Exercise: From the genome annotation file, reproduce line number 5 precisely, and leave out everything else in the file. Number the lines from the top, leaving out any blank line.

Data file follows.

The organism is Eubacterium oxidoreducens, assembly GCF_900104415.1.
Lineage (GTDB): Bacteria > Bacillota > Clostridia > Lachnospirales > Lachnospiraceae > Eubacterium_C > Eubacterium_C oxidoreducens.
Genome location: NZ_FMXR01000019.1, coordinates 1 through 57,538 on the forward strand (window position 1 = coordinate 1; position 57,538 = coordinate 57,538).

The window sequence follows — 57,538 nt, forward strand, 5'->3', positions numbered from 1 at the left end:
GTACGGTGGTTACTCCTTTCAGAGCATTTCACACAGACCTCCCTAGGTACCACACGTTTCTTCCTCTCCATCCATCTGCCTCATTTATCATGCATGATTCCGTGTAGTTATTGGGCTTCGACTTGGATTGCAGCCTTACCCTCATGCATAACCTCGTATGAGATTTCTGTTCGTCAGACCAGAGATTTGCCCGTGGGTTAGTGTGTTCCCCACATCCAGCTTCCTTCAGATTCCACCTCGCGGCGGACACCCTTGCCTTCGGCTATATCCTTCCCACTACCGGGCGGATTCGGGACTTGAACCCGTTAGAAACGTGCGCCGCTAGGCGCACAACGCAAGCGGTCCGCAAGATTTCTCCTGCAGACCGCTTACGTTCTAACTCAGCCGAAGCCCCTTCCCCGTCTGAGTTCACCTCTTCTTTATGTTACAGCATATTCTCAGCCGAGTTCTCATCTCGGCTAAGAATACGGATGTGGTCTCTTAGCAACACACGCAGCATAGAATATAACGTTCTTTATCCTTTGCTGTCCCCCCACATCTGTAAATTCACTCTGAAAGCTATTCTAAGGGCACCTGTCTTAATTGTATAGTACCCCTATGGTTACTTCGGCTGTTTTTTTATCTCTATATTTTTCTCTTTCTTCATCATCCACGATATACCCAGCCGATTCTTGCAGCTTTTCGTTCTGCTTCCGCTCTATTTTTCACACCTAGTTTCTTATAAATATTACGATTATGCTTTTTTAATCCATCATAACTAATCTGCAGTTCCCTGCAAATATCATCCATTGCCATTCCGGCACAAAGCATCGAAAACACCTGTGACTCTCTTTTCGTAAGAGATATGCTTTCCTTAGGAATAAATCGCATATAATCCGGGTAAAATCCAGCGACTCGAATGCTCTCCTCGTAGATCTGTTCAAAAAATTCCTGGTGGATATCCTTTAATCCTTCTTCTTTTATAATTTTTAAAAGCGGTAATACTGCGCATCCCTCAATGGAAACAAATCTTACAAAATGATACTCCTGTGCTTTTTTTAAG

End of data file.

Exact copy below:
GTACGGTGGTTACTCCTTTCAGAGCATTTCACACAGACCTCCCTAGGTACCACACGTTTCTTCCTCTCCATCCATCTGCCTCATTTATCATGCATGATTCCGTGTAGTTATTGGGCTTCGACTTGGATTGCAGCCTTACCCTCATGCATAACCTCGTATGAGATTTCTGTTCGTCAGACCAGAGATTTGCCCGTGGGTTAGTGTGTTCCCCACATCCAGCTTCCTTCAGATTCCACCTCGCGGCGGACACCCTTGCCTTCGGCTATATCCTTCCCACTACCGGGCGGATTCGGGACTTGAACCCGTTAGAAACGTGCGCCGCTAGGCGCACAACGCAAGCGGTCCGCAAGATTTCTCCTGCAGACCGCTTACGTTCTAACTCAGCCGAAGCCCCTTCCCCGTCTGAGTTCACCTCTTCTTTATGTTACAGCATATTCTCAGCCGAGTTCTCATCTCGGCTAAGAATACGGATGTGGTCTCTTAGCAACACACGCAGCATAGAATATAACGTTCTTTATCCTTTGCTGTCCCCCCACATCTGTAAATTCACTCTGAAAGCTATTCTAAGGGCACCTGTCTTAATTGTATAGTACCCCTATGGTTACTTCGGCTGTTTTTTTATCTCTATATTTTTCTCTTTCTTCATCATCCACGATATACCCAGCCGATTCTTGCAGCTTTTCGTTCTGCTTCCGCTCTATTTTTCACACCTAGTTTCTTATAAATATTACGATTATGCTTTTTTAATCCATCATAACTAATCTGCAGTTCCCTGCAAATATCATCCATTGCCATTCCGGCACAAAGCATCGAAAACACCTGTGACTCTCTTTTCGTAAGAGATATGCTTTCCTTAGGAATAAATCGCATATAATCCGGGTAAAATCCAGCGACTCGAATGCTCTCCTCGTAGATCTGTTCAAAAAATTCCTGGTGGATATCCTTTAATCCTTCTTCTTTTATAATTTTTAAAAGCGGTAATACTGCGCATCCCTCAATGGAAACAAATCTTACAAAATGATACTCCTGTGCTTTTTTTAAG